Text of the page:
Interaction with the BoyerMoore Theorem Prover: A Tutorial Study Using the ArithmeticGeometric Mean Theorem
, 1994
"... ..."
The Role of Automated Reasoning in Integrated System Verification Environments
, 1992
"... in this document are those of the author(s) and should not be interpreted as representing the official policies, either ..."
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Cited by 3 (2 self)
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in this document are those of the author(s) and should not be interpreted as representing the official policies, either
NonConstructive Computational Mathematics
 Journal of Automated Reasoning
, 1995
"... We describe a nonconstructive extension to Primitive Recursive Arithmetic, both abstractly, and as implemented on the BoyerMoore prover. Abstractly, this extension is obtained by adding the unbounded ¯ operator applied to primitive recursive functions; doing so, one can define the Ackermann functi ..."
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Cited by 2 (0 self)
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We describe a nonconstructive extension to Primitive Recursive Arithmetic, both abstractly, and as implemented on the BoyerMoore prover. Abstractly, this extension is obtained by adding the unbounded ¯ operator applied to primitive recursive functions; doing so, one can define the Ackermann function and prove the consistency of Primitive Recursive Arithmetic. The implementation does not mention the ¯ operator explicitly, but has the strength to define the ¯ operator through the builtin functions EVAL$ and V&C$. x1. INTRODUCTION This paper is a mixture of theory and practice. The theory begins with the notions of constructivism and finitism in the philosophy of mathematics. As with all philosophical notions, these cannot appear directly in a mathematical theorem or a computer program, but they have been useful guides over the past hundred years to discovering mathematical results, and more recently, to designing computer implementations. Informally, a constructivist only believes in...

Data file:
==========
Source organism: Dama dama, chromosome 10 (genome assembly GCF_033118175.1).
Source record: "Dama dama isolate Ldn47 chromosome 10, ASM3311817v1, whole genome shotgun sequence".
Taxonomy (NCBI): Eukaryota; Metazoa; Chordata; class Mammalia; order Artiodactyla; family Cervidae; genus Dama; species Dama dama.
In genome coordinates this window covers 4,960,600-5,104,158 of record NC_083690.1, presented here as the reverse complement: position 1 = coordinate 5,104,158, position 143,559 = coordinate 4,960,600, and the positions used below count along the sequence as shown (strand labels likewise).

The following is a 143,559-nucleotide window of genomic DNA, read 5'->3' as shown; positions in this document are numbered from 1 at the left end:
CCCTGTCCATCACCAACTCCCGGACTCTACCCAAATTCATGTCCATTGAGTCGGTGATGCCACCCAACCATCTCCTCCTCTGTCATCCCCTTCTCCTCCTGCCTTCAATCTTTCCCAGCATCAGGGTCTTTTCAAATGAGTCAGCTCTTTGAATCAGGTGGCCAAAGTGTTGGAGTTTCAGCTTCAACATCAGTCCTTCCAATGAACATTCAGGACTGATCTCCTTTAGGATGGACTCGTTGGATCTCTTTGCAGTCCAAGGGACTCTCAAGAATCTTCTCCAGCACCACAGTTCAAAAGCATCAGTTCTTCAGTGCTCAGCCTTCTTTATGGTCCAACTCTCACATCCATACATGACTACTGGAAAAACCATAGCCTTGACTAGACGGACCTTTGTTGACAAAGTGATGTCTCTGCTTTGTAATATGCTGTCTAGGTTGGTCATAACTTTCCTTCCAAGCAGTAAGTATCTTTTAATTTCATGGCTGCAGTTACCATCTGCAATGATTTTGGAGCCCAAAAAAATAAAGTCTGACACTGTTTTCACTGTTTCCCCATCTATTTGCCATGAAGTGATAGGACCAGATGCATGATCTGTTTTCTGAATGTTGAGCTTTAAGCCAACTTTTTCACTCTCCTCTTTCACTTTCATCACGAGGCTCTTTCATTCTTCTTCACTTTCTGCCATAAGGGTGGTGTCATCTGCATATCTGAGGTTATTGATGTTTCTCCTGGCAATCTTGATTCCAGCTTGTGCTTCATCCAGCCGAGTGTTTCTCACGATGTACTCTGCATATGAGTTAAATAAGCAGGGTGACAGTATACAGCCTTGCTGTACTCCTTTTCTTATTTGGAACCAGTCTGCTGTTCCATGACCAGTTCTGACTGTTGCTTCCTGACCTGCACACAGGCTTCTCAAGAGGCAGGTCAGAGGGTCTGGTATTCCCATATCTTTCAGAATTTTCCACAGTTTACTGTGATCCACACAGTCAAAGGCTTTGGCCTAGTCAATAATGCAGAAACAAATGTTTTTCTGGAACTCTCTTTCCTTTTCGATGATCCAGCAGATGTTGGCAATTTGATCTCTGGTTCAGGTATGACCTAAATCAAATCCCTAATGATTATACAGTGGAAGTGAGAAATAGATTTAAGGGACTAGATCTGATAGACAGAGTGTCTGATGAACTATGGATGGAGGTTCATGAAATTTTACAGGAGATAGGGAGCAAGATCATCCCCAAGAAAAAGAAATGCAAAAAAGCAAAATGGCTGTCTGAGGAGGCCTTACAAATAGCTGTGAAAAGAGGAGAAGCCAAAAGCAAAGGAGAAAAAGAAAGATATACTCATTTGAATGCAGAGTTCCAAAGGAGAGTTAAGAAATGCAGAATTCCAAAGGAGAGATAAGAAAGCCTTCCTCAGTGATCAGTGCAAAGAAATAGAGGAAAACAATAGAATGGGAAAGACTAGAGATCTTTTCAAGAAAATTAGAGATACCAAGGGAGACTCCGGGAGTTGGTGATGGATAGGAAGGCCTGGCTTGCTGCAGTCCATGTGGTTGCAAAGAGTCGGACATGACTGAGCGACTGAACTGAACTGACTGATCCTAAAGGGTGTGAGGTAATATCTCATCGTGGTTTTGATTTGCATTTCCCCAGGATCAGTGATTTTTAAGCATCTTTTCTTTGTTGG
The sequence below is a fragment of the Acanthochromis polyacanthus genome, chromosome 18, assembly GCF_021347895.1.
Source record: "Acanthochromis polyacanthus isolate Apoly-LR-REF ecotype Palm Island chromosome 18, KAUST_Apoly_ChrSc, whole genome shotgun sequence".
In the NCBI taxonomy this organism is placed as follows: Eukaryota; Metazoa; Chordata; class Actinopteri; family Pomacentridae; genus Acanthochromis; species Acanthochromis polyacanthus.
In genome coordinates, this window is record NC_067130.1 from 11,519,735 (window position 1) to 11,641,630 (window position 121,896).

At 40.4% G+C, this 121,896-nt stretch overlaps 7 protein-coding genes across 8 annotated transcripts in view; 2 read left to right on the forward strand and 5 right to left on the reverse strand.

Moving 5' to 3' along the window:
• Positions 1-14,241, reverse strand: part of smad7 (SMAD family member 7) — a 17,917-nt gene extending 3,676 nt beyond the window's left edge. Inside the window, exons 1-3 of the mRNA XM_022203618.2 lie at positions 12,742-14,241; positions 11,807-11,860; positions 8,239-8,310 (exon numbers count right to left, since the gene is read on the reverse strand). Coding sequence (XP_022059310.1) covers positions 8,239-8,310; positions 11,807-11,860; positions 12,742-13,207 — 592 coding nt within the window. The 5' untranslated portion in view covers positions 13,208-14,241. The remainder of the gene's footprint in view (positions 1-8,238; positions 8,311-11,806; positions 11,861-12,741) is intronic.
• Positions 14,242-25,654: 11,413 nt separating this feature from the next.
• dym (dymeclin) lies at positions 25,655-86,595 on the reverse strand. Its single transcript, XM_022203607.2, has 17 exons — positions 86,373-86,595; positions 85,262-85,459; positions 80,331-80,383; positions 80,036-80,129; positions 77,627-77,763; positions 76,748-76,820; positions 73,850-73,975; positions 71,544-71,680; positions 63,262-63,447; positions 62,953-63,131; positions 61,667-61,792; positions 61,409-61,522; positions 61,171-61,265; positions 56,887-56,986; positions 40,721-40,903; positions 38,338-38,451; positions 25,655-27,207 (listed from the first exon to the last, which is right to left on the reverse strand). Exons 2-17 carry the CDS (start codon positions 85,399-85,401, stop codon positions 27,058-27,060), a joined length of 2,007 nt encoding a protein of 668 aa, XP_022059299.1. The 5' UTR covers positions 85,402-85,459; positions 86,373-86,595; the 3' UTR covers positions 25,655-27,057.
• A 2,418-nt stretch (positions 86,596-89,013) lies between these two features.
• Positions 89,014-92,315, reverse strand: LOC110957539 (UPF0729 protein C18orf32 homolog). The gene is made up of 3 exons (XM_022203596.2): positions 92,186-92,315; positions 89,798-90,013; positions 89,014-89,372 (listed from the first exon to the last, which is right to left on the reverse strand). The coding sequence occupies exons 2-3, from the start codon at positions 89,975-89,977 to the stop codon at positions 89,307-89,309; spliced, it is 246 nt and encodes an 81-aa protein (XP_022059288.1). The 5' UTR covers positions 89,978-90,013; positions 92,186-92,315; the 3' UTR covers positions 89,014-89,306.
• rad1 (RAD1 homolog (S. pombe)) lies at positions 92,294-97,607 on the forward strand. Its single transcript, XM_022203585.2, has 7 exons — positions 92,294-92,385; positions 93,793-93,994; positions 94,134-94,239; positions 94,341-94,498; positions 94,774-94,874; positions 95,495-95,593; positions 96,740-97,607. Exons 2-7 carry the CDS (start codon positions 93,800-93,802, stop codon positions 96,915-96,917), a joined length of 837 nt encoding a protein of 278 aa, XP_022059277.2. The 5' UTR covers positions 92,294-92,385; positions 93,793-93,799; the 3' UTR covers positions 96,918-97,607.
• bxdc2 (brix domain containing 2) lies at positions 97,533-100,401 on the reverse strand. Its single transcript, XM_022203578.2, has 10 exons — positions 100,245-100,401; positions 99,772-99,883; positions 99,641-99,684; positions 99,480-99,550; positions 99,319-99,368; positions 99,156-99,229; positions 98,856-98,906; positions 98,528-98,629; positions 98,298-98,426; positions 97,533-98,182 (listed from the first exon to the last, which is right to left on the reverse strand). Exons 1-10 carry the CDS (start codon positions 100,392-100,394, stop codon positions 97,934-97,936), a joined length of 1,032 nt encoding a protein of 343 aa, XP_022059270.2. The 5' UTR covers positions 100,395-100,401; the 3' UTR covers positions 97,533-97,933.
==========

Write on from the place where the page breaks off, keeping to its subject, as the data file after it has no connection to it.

Quantification in Nqthm: a Recognizer and Some Constructive Implementations
, 1992
"... N0001491C0130. The views and conclusions contained in this document are those of the author(s) and should not be interpreted as representing the official policies, either expressed or implied, of Computational Logic, Inc., the Office of Naval Research or the U.S. Government. ABSTRACT: We present ..."
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N0001491C0130. The views and conclusions contained in this document are those of the author(s) and should not be interpreted as representing the official policies, either expressed or implied, of Computational Logic, Inc., the Office of Naval Research or the U.S. Government. ABSTRACT: We present an implementation of a recognizer for quantified notions in the BoyerMoore Theorem Prover, Nqthm. That is, we provide a method for checking that a given function does indeed represent a quantified notion. We also present methods for generating constructivelypresented functions that represent quantified notions, including definitions using only bounded quantifiers. 1.
Predicting Failures of and Repairing Inductive Proof Attempts ∗
"... Abstract Inductive reasoning is critical for ensuring reliability of computational descriptions, especially of algorithms defined on recursive data structures. Despite advances made in automating inductive reasoning, proof attempts by theorem provers frequently fail while performing inductive reason ..."